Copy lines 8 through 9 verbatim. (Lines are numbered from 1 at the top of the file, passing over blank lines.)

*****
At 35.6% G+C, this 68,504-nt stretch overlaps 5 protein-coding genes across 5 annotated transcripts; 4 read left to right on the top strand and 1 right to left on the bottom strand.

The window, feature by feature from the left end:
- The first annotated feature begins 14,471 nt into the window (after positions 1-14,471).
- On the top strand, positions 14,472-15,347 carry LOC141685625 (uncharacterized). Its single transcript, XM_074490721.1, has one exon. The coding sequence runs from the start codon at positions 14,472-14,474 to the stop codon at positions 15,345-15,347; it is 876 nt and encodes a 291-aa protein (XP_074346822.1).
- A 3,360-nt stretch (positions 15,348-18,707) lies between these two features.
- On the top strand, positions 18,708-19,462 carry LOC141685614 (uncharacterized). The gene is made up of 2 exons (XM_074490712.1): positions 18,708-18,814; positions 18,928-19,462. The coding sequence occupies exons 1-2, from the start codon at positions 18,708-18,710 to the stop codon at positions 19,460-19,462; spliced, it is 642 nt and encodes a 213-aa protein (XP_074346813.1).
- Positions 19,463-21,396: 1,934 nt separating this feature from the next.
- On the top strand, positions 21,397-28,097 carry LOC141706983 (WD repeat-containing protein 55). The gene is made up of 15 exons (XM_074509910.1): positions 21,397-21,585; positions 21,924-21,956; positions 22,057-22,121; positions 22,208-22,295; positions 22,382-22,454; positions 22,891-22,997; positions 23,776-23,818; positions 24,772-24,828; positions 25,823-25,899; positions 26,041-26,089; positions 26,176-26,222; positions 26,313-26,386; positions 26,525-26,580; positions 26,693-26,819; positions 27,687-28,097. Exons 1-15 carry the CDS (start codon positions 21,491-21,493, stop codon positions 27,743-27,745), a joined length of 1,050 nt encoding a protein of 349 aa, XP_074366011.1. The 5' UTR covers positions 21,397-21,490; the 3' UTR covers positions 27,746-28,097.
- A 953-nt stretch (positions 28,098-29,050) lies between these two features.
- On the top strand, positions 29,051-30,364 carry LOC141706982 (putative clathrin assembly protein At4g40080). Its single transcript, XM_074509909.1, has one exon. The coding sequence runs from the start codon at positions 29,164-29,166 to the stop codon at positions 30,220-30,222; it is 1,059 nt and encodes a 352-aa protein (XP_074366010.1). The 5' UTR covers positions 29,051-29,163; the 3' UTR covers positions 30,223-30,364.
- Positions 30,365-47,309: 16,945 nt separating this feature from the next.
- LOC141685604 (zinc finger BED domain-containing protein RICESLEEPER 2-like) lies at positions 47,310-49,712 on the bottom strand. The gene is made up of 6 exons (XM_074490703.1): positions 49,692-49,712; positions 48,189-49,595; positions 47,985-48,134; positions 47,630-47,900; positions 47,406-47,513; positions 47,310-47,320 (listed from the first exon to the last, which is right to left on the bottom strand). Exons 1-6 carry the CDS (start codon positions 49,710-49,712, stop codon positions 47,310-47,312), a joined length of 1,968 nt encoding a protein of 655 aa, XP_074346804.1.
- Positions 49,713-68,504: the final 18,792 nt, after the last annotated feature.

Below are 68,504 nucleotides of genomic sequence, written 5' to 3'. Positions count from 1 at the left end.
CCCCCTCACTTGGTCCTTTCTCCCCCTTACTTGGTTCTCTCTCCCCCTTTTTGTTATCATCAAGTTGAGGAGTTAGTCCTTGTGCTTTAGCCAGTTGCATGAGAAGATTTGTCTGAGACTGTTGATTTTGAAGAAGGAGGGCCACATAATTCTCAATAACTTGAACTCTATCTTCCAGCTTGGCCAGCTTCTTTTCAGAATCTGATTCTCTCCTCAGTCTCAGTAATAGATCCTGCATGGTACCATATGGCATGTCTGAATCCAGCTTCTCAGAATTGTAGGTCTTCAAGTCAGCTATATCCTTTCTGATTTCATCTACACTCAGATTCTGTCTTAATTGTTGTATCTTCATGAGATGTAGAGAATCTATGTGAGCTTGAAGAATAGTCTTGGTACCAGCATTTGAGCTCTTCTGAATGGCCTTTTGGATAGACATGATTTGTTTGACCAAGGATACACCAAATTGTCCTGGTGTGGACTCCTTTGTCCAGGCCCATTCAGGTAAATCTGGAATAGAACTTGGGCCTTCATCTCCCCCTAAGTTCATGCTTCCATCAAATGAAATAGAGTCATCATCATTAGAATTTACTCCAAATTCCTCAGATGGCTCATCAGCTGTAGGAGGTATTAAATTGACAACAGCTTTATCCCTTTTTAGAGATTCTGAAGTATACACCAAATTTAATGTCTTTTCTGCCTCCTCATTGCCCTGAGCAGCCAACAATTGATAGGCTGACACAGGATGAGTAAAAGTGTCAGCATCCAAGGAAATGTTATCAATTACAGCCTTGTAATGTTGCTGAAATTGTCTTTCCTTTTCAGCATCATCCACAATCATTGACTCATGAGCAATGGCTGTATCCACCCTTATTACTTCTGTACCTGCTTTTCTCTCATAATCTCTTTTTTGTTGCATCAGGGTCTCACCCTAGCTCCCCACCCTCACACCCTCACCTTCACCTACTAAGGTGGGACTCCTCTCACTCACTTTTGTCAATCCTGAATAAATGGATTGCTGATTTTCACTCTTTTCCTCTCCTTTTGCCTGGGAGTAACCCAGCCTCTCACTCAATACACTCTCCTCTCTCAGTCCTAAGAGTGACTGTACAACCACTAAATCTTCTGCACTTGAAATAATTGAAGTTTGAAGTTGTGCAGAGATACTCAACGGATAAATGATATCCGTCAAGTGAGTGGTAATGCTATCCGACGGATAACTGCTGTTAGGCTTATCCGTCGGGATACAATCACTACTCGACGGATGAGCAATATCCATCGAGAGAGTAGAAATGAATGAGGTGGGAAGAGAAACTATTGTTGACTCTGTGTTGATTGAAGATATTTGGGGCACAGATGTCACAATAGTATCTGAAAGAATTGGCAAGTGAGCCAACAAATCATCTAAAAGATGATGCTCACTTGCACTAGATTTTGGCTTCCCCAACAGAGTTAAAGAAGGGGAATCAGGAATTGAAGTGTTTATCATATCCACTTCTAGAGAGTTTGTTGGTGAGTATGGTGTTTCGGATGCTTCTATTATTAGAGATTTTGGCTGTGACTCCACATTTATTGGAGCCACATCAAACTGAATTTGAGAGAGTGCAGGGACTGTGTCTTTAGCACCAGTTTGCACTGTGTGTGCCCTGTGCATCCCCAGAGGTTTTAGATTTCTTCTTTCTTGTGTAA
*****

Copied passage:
- On the top strand, positions 21,397-28,097 carry LOC141706983 (WD repeat-containing protein 55). The gene is made up of 15 exons (XM_074509910.1): positions 21,397-21,585; positions 21,924-21,956; positions 22,057-22,121; positions 22,208-22,295; positions 22,382-22,454; positions 22,891-22,997; positions 23,776-23,818; positions 24,772-24,828; positions 25,823-25,899; positions 26,041-26,089; positions 26,176-26,222; positions 26,313-26,386; positions 26,525-26,580; positions 26,693-26,819; positions 27,687-28,097. Exons 1-15 carry the CDS (start codon positions 21,491-21,493, stop codon positions 27,743-27,745), a joined length of 1,050 nt encoding a protein of 349 aa, XP_074366011.1. The 5' UTR covers positions 21,397-21,490; the 3' UTR covers positions 27,746-28,097.
- A 953-nt stretch (positions 28,098-29,050) lies between these two features.